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General Facts

Admitted to the Union

- As 19th State on December 11, 1816


- The Hoosier State


- Indianapolis (Corydon was state capitol until 1825)


- 5,803,000 (1995 estimate) - (14th among United States)

Geographic Area

- 36,291 square miles (38th in size among United States)


- average 700 feet, ranging from 320 feet (in Posey County) to 1257 feet (in Wayne County)


- four distinct seasons
- average annual rainfall: 40 inches
- average summer temperature: 70 to 80 degrees fahrenheit
- average winter temperature: 25 to 35 degrees fahrenheit


Indiana's form of government is closely modeled on the federal government with three branches: executive, legislative and judicial. The Governor, elected for a four-year term, heads the executive branch. The General Assembly, the legislative branch, consists of the Senate and the House of Representatives. Indiana's fifty State Senators are elected for four-year terms and one hundred State Representatives for two-year terms. In odd-numbered years, the General Assembly meets in a sixty-one day session. In even-numbered years, the Assembly meets for thirty session days. The judicial branch consists of the Indiana Supreme Court, Court of Appeals and local circuit courts. On the national level, Indiana is represented in Congress by two Senators and ten Representatives.


In Indiana, public schools for K-12 are set up as consolidated school districts with local school boards, along with the state, responsible for meeting the educational needs of the local community. Indiana also has several nationally known private schools such as Howe and Culver military academies.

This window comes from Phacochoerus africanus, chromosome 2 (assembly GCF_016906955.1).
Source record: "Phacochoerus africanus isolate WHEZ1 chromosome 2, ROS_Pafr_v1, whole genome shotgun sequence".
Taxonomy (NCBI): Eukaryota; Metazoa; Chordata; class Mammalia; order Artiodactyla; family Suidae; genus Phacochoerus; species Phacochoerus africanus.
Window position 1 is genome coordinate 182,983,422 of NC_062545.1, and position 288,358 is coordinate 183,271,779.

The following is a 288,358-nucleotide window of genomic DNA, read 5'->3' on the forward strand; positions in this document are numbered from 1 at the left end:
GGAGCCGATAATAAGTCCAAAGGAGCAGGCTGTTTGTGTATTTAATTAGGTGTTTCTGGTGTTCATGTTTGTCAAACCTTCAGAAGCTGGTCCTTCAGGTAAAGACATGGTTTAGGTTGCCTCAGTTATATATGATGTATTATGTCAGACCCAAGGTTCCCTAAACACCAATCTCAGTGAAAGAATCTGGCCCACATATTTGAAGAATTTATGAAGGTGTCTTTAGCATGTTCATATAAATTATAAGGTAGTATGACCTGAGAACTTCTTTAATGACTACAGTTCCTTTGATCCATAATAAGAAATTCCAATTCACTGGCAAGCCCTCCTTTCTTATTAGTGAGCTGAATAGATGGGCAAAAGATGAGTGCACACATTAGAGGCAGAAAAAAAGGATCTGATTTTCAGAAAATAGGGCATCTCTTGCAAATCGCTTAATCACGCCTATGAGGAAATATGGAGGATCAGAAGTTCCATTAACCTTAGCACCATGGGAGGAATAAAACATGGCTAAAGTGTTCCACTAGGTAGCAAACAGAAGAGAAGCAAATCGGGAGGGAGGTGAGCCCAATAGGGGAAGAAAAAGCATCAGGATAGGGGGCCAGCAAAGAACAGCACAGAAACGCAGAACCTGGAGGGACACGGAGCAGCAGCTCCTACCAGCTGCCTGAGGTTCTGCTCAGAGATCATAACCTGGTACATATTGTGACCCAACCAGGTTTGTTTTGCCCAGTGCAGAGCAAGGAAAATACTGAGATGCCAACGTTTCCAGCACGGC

Public institutions of higher learning include Ball State University at Muncie, Indiana State University at Terre Haute, and Vincennes University at Vincennes. The two largest public universities are Purdue University at West Lafayette and Indiana University at Bloomington. Both have established regional campuses around the state. Purdue leads the nation in undergraduate engineering enrollment and IU graduates more medical doctors than any other school. The University of Notre Dame at South Bend is one of the most prestigious Catholic universities in the world. Butler University, Indianapolis; DePauw University, Greencastle; Wabash College, Crawfordsville; and Earlham College, Richmond are other notable private institutions.

Recreation and Sports

Over 1.1 million acres of land are available for outdoor recreation in Indiana. The Department of Natural Resources operates parks, forests, nature preserves, fish and wildlife areas, museums and memorials across the state. Brown County State Park and the Indiana State Museum at Indianapolis are two of the more popular facilities.

Indianapolis has become a major center for sporting events. Besides being home of the Indiana Pacers professional basketball team and the Indianapolis Colts in pro football, Indianapolis is also host to the "Indy 500" in May and the "Brickyard 400" in August, run at the Indianapolis Motor Speedway, and the RCA Championship tennis matches each summer.

Info from Indiana Home Page

Copyright 2000,

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